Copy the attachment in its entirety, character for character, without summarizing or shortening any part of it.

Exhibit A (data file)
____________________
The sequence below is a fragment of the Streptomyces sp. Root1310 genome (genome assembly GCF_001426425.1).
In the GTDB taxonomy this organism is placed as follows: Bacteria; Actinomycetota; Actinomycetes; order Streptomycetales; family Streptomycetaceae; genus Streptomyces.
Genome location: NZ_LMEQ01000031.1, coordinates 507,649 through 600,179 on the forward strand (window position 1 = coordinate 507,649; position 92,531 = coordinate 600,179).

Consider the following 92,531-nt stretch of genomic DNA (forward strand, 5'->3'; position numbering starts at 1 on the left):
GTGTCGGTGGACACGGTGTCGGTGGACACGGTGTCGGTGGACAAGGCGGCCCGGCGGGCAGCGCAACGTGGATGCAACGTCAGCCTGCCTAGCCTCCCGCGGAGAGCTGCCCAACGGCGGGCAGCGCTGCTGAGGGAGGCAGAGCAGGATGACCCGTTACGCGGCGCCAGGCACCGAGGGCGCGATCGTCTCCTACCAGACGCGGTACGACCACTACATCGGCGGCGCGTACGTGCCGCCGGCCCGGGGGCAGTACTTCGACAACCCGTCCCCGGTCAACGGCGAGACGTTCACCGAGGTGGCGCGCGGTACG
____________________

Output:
The sequence below is a fragment of the Streptomyces sp. Root1310 genome (genome assembly GCF_001426425.1).
In the GTDB taxonomy this organism is placed as follows: Bacteria; Actinomycetota; Actinomycetes; order Streptomycetales; family Streptomycetaceae; genus Streptomyces.
Genome location: NZ_LMEQ01000031.1, coordinates 507,649 through 600,179 on the forward strand (window position 1 = coordinate 507,649; position 92,531 = coordinate 600,179).

Consider the following 92,531-nt stretch of genomic DNA (forward strand, 5'->3'; position numbering starts at 1 on the left):
GTGTCGGTGGACACGGTGTCGGTGGACACGGTGTCGGTGGACAAGGCGGCCCGGCGGGCAGCGCAACGTGGATGCAACGTCAGCCTGCCTAGCCTCCCGCGGAGAGCTGCCCAACGGCGGGCAGCGCTGCTGAGGGAGGCAGAGCAGGATGACCCGTTACGCGGCGCCAGGCACCGAGGGCGCGATCGTCTCCTACCAGACGCGGTACGACCACTACATCGGCGGCGCGTACGTGCCGCCGGCCCGGGGGCAGTACTTCGACAACCCGTCCCCGGTCAACGGCGAGACGTTCACCGAGGTGGCGCGCGGTACG